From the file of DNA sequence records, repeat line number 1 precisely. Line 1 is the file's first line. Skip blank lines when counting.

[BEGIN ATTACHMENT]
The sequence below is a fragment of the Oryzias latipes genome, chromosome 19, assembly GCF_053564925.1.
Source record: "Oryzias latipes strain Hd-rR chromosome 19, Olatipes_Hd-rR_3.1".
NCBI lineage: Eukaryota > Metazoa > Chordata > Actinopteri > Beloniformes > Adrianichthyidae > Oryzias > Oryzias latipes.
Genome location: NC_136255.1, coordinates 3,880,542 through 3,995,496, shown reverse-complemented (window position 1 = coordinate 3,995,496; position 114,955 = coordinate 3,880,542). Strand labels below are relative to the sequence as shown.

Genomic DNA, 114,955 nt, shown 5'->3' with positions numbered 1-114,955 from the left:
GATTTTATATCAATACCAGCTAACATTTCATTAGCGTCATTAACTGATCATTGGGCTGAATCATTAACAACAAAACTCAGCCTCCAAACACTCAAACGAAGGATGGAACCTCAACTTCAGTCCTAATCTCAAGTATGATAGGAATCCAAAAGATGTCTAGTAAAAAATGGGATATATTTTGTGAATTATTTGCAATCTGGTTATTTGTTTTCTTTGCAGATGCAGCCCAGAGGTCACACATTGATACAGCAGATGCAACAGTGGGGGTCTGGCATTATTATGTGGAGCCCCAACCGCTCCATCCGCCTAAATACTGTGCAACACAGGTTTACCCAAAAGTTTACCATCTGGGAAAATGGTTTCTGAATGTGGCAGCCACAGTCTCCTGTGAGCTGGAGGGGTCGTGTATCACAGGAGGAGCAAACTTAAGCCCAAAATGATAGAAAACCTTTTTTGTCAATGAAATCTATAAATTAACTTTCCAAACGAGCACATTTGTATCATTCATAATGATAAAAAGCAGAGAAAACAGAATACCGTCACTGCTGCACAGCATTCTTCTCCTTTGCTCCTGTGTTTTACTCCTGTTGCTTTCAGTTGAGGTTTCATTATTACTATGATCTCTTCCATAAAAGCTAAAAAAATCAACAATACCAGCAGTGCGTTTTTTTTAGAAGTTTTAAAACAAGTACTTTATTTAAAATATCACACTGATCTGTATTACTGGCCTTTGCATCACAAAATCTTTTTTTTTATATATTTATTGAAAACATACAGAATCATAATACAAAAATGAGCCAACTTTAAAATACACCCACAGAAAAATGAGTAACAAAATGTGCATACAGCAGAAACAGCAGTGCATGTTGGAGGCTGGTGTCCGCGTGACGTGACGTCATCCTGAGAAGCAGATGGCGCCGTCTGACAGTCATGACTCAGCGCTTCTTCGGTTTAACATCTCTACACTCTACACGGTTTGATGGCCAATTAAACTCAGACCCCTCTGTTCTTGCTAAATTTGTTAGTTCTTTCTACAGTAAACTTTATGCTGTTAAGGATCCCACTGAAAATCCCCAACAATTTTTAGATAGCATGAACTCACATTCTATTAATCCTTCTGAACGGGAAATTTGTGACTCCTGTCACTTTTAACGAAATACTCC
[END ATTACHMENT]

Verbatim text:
The sequence below is a fragment of the Oryzias latipes genome, chromosome 19, assembly GCF_053564925.1.